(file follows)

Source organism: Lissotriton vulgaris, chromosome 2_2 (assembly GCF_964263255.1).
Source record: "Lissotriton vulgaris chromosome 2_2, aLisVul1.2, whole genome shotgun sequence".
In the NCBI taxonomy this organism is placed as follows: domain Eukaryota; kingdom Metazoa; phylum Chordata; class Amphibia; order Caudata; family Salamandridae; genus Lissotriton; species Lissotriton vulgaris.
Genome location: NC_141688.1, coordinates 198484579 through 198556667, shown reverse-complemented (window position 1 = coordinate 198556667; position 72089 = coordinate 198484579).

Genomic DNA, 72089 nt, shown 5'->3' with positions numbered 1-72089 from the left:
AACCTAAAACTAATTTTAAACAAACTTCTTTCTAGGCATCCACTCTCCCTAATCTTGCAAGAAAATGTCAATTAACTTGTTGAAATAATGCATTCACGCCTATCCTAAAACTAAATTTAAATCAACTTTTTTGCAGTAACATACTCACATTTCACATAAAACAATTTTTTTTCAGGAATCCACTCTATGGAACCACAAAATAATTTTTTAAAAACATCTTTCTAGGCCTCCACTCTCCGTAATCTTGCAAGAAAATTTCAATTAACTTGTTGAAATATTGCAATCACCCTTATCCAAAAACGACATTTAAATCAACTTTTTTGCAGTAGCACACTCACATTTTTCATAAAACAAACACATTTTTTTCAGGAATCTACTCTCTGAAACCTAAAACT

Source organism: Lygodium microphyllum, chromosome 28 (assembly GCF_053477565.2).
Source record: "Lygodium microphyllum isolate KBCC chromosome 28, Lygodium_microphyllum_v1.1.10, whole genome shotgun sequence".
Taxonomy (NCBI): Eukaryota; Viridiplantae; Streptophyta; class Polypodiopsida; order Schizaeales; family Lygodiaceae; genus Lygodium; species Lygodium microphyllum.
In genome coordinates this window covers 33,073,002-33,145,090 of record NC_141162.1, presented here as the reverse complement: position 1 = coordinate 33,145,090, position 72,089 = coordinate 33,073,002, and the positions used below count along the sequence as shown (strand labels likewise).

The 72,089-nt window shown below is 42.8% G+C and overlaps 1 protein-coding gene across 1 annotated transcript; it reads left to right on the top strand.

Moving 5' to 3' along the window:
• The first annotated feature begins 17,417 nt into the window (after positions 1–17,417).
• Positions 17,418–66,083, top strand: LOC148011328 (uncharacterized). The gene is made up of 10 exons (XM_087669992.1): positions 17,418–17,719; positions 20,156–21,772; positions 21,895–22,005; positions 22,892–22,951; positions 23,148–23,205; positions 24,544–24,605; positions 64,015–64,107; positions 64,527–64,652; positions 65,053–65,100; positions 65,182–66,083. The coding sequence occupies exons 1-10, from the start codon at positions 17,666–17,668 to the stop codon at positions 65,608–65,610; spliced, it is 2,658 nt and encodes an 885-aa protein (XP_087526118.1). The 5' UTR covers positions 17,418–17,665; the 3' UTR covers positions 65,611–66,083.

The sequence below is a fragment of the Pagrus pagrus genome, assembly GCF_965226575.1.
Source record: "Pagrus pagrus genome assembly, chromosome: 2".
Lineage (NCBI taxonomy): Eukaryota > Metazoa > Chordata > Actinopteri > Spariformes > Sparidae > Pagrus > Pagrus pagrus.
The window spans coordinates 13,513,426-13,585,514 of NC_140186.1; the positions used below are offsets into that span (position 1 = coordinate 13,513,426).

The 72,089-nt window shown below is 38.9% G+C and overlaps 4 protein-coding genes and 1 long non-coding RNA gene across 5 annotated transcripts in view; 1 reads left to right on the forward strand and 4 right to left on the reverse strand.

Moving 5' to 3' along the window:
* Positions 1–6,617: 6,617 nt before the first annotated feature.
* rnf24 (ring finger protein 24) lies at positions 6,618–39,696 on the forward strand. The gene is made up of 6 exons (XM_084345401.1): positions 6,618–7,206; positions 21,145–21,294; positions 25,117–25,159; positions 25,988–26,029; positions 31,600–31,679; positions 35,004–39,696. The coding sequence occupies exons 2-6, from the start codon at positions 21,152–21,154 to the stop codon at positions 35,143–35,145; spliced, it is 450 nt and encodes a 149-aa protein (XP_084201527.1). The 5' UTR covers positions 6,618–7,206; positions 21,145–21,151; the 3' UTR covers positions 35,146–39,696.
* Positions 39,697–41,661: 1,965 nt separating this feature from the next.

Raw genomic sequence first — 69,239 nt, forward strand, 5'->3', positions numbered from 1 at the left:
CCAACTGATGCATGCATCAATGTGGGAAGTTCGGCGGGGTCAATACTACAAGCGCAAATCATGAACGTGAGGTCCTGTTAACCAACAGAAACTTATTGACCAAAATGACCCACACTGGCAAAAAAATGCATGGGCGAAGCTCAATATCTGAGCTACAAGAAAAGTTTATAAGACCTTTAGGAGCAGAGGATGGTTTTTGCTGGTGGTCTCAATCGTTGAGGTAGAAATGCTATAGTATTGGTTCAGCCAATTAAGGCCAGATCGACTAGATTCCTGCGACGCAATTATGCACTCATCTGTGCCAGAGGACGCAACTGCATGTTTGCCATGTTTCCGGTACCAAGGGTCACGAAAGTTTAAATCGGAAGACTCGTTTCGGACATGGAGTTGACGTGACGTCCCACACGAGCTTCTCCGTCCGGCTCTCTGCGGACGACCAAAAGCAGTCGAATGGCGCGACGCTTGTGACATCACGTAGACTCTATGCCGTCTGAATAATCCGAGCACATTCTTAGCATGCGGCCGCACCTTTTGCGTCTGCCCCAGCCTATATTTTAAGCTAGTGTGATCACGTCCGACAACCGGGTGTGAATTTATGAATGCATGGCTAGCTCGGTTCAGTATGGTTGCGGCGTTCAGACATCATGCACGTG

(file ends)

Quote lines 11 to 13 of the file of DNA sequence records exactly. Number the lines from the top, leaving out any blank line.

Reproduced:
The 72,089-nt window shown below is 42.8% G+C and overlaps 1 protein-coding gene across 1 annotated transcript; it reads left to right on the top strand.

Moving 5' to 3' along the window:
• The first annotated feature begins 17,417 nt into the window (after positions 1–17,417).